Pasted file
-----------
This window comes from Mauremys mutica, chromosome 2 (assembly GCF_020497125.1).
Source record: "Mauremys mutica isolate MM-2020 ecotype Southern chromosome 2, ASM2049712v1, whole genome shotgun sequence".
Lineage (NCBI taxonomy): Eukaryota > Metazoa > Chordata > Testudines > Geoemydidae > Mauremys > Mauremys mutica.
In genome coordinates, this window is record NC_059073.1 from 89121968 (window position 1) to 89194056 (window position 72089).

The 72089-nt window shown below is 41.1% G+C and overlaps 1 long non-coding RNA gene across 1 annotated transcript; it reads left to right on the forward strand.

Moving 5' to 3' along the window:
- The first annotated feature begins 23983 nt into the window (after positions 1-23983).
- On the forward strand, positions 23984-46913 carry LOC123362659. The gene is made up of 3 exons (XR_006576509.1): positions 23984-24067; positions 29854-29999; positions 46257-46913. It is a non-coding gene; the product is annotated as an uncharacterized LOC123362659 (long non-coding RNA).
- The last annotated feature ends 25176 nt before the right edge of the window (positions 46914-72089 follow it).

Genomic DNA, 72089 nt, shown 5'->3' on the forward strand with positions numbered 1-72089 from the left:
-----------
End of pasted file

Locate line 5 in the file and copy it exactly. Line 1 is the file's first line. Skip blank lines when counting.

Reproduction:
The 72089-nt window shown below is 41.1% G+C and overlaps 1 long non-coding RNA gene across 1 annotated transcript; it reads left to right on the forward strand.